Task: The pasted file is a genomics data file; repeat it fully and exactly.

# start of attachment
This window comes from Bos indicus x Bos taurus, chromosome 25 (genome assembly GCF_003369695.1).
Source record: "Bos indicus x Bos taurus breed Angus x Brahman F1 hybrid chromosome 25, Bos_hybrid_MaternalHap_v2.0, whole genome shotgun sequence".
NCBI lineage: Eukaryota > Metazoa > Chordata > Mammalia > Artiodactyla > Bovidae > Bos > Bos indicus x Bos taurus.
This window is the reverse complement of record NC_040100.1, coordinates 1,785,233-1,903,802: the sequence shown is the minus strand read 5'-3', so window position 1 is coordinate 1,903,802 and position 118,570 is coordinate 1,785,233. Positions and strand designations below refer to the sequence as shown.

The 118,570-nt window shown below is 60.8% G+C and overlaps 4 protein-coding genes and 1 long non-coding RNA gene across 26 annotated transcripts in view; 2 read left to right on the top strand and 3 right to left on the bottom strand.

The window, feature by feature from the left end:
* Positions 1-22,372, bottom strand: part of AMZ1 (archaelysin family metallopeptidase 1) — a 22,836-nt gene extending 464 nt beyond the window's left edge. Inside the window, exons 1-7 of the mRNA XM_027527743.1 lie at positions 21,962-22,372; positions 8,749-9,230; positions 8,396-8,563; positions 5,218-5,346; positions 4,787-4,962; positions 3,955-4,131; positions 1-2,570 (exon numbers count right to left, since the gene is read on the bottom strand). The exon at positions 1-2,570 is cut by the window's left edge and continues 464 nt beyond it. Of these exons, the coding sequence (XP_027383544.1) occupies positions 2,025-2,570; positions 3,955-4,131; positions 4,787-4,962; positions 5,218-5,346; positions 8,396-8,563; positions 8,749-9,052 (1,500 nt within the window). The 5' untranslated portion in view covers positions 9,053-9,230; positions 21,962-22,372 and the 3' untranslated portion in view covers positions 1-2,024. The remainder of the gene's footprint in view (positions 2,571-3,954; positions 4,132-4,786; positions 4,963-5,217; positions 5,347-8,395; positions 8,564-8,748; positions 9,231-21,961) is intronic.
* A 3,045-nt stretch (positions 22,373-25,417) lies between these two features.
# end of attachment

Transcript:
This window comes from Bos indicus x Bos taurus, chromosome 25 (genome assembly GCF_003369695.1).
Source record: "Bos indicus x Bos taurus breed Angus x Brahman F1 hybrid chromosome 25, Bos_hybrid_MaternalHap_v2.0, whole genome shotgun sequence".
NCBI lineage: Eukaryota > Metazoa > Chordata > Mammalia > Artiodactyla > Bovidae > Bos > Bos indicus x Bos taurus.
This window is the reverse complement of record NC_040100.1, coordinates 1,785,233-1,903,802: the sequence shown is the minus strand read 5'-3', so window position 1 is coordinate 1,903,802 and position 118,570 is coordinate 1,785,233. Positions and strand designations below refer to the sequence as shown.

The 118,570-nt window shown below is 60.8% G+C and overlaps 4 protein-coding genes and 1 long non-coding RNA gene across 26 annotated transcripts in view; 2 read left to right on the top strand and 3 right to left on the bottom strand.

The window, feature by feature from the left end:
* Positions 1-22,372, bottom strand: part of AMZ1 (archaelysin family metallopeptidase 1) — a 22,836-nt gene extending 464 nt beyond the window's left edge. Inside the window, exons 1-7 of the mRNA XM_027527743.1 lie at positions 21,962-22,372; positions 8,749-9,230; positions 8,396-8,563; positions 5,218-5,346; positions 4,787-4,962; positions 3,955-4,131; positions 1-2,570 (exon numbers count right to left, since the gene is read on the bottom strand). The exon at positions 1-2,570 is cut by the window's left edge and continues 464 nt beyond it. Of these exons, the coding sequence (XP_027383544.1) occupies positions 2,025-2,570; positions 3,955-4,131; positions 4,787-4,962; positions 5,218-5,346; positions 8,396-8,563; positions 8,749-9,052 (1,500 nt within the window). The 5' untranslated portion in view covers positions 9,053-9,230; positions 21,962-22,372 and the 3' untranslated portion in view covers positions 1-2,024. The remainder of the gene's footprint in view (positions 2,571-3,954; positions 4,132-4,786; positions 4,963-5,217; positions 5,347-8,395; positions 8,564-8,748; positions 9,231-21,961) is intronic.
* A 3,045-nt stretch (positions 22,373-25,417) lies between these two features.